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Pyloroplasty

Peptic ulcer - pyloroplasty; PUD - pyloroplasty; Pyloric obstruction - pyloroplasty 

 

Pyloroplasty is surgery to widen the opening in the lower part of the stomach (pylorus) so that stomach contents can empty into the small intestine (duodenum).

The pylorus is a thick, muscular area. When it thickens, food cannot pass through.

Description

 

The surgery is done while you are under general anesthesia (asleep and pain-free).

If you have open surgery, the surgeon:

  • Makes a large surgical cut in your belly to open the area.
  • Cuts through some of the thickened muscle so it becomes wider.
  • Closes the cut in a way that keeps the pylorus open. This allows the stomach to empty.

Surgeons can also do this surgery using a laparoscope. A laparoscope is a tiny camera that is inserted into your belly through a small cut. Video from the camera will appear on a monitor in the operating room. The surgeon views the monitor to do the surgery. During the surgery:

  • Three to five small cuts are made in your belly. The camera and other small tools will be inserted through these cuts.
  • Your belly will be filled with gas to allow the surgeon to see the area and perform the surgery with more room to work.
  • The pylorus is operated on as described above.

 

Why the Procedure Is Performed

 

Pyloroplasty is used to treat complications in people with peptic ulcers or other stomach problems that cause a blockage of the stomach opening.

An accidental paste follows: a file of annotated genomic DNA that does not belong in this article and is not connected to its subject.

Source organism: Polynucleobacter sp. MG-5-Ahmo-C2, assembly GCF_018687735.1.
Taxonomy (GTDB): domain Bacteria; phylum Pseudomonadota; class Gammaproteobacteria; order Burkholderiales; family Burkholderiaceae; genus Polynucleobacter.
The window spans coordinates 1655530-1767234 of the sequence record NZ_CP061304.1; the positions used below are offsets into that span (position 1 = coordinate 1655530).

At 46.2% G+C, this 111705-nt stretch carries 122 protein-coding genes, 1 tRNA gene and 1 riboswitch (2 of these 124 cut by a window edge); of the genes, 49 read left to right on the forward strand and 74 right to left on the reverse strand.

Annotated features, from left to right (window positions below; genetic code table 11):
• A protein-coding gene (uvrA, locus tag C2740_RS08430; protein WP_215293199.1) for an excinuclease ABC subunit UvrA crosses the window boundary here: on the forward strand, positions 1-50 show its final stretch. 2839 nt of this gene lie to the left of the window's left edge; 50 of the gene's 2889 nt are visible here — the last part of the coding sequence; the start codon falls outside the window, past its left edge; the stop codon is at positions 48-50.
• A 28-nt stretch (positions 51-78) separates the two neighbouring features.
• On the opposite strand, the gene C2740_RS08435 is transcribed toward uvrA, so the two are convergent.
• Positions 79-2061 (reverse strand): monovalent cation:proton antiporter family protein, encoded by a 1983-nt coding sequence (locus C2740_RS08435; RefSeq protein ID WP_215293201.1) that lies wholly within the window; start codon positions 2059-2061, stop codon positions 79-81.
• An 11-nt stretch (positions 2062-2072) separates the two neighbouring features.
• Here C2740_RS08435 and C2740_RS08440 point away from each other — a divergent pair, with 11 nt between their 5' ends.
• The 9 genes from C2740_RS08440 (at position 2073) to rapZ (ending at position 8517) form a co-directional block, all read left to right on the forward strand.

Risks

 

Risks for anesthesia and surgery in general are:

  • Reactions to medications or breathing problems
  • Bleeding, blood clots, or infection

Risks for this surgery include:

  • Damage to the intestine
  • Hernia
  • Leakage of stomach contents
  • Long-term diarrhea
  • Malnutrition
  • Tear in the lining of nearby organs (mucosal perforation)

 

Before the Procedure

 

Tell your surgeon:

  • If you are or could be pregnant
  • What medicines you're taking, including medicines, supplements, or herbs you bought without a prescription

During the days before your surgery:

  • You may be asked to stop taking medicines that make it hard for your blood to clot. Some of these are aspirin, ibuprofen (Advil, Motrin), vitamin E, warfarin (Coumadin), and clopidogrel (Plavix).
  • Ask your surgeon which drugs you should still take on the day of the surgery.
  • If you smoke, try to stop. Ask your surgeon for help quitting.

On the day of your surgery:

  • Follow instructions about not eating and drinking.
  • Take the medicines your surgeon told you to take with a small sip of water.
  • Arrive at the hospital on time.

 

After the Procedure

 

After surgery, the health care team will monitor your breathing, blood pressure, temperature, and heart rate. Most people can go home within 24 hours.

 

Outlook (Prognosis)

 

Most people recover quickly and completely. The average hospital stay is 2 to 3 days. Most people can slowly begin a regular diet in a few weeks.

 

 

References

Chan FKL, Lau JYW. Peptic ulcer disease. In: Feldman M, Friedman LS, Brandt LJ, eds. Sleisenger and Fordtran's Gastrointestinal and Liver Disease. 10th ed. Philadelphia, PA: Elsevier Saunders; 2016:chap 53.

Teitelbaum EN, Hungness ES, Mahvi DM. Stomach. In: Townsend CM, Beauchamp RD, Evers BM, Mattox KL, eds. Sabiston Textbook of Surgery. 20th ed. Philadelphia, PA: Elsevier; 2017:chap 48.

 

         

        Review Date: 9/17/2016

        Reviewed By: Debra G. Wechter, MD, FACS, general surgery practice specializing in breast cancer, Virginia Mason Medical Center, Seattle, WA. Also reviewed by David Zieve, MD, MHA, Isla Ogilvie, PhD, and the A.D.A.M. Editorial team.

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